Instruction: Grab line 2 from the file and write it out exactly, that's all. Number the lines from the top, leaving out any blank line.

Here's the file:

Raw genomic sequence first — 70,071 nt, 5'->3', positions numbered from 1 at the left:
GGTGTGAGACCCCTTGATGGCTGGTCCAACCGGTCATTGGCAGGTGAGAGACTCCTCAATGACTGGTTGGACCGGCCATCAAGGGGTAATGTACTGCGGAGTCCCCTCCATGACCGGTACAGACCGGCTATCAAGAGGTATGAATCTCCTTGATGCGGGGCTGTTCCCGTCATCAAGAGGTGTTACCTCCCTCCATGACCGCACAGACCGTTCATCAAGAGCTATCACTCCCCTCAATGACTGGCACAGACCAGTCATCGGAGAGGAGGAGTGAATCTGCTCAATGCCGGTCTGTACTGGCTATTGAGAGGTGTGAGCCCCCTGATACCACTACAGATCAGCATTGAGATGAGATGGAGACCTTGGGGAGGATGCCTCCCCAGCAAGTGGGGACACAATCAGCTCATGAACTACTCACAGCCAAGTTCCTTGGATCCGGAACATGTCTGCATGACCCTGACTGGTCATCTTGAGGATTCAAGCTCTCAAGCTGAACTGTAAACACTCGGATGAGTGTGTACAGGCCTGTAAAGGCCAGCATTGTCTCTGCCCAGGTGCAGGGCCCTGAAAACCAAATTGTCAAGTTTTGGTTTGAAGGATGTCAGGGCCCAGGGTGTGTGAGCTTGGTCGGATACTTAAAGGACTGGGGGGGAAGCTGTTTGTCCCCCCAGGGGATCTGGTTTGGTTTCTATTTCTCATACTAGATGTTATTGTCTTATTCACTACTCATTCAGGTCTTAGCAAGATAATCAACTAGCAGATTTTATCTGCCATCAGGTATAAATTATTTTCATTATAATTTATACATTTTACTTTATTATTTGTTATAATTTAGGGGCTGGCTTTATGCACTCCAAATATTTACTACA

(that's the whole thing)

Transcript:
GGTGTGAGACCCCTTGATGGCTGGTCCAACCGGTCATTGGCAGGTGAGAGACTCCTCAATGACTGGTTGGACCGGCCATCAAGGGGTAATGTACTGCGGAGTCCCCTCCATGACCGGTACAGACCGGCTATCAAGAGGTATGAATCTCCTTGATGCGGGGCTGTTCCCGTCATCAAGAGGTGTTACCTCCCTCCATGACCGCACAGACCGTTCATCAAGAGCTATCACTCCCCTCAATGACTGGCACAGACCAGTCATCGGAGAGGAGGAGTGAATCTGCTCAATGCCGGTCTGTACTGGCTATTGAGAGGTGTGAGCCCCCTGATACCACTACAGATCAGCATTGAGATGAGATGGAGACCTTGGGGAGGATGCCTCCCCAGCAAGTGGGGACACAATCAGCTCATGAACTACTCACAGCCAAGTTCCTTGGATCCGGAACATGTCTGCATGACCCTGACTGGTCATCTTGAGGATTCAAGCTCTCAAGCTGAACTGTAAACACTCGGATGAGTGTGTACAGGCCTGTAAAGGCCAGCATTGTCTCTGCCCAGGTGCAGGGCCCTGAAAACCAAATTGTCAAGTTTTGGTTTGAAGGATGTCAGGGCCCAGGGTGTGTGAGCTTGGTCGGATACTTAAAGGACTGGGGGGGAAGCTGTTTGTCCCCCCAGGGGATCTGGTTTGGTTTCTATTTCTCATACTAGATGTTATTGTCTTATTCACTACTCATTCAGGTCTTAGCAAGATAATCAACTAGCAGATTTTATCTGCCATCAGGTATAAATTATTTTCATTATAATTTATACATTTTACTTTATTATTTGTTATAATTTAGGGGCTGGCTTTATGCACTCCAAATATTTACTACA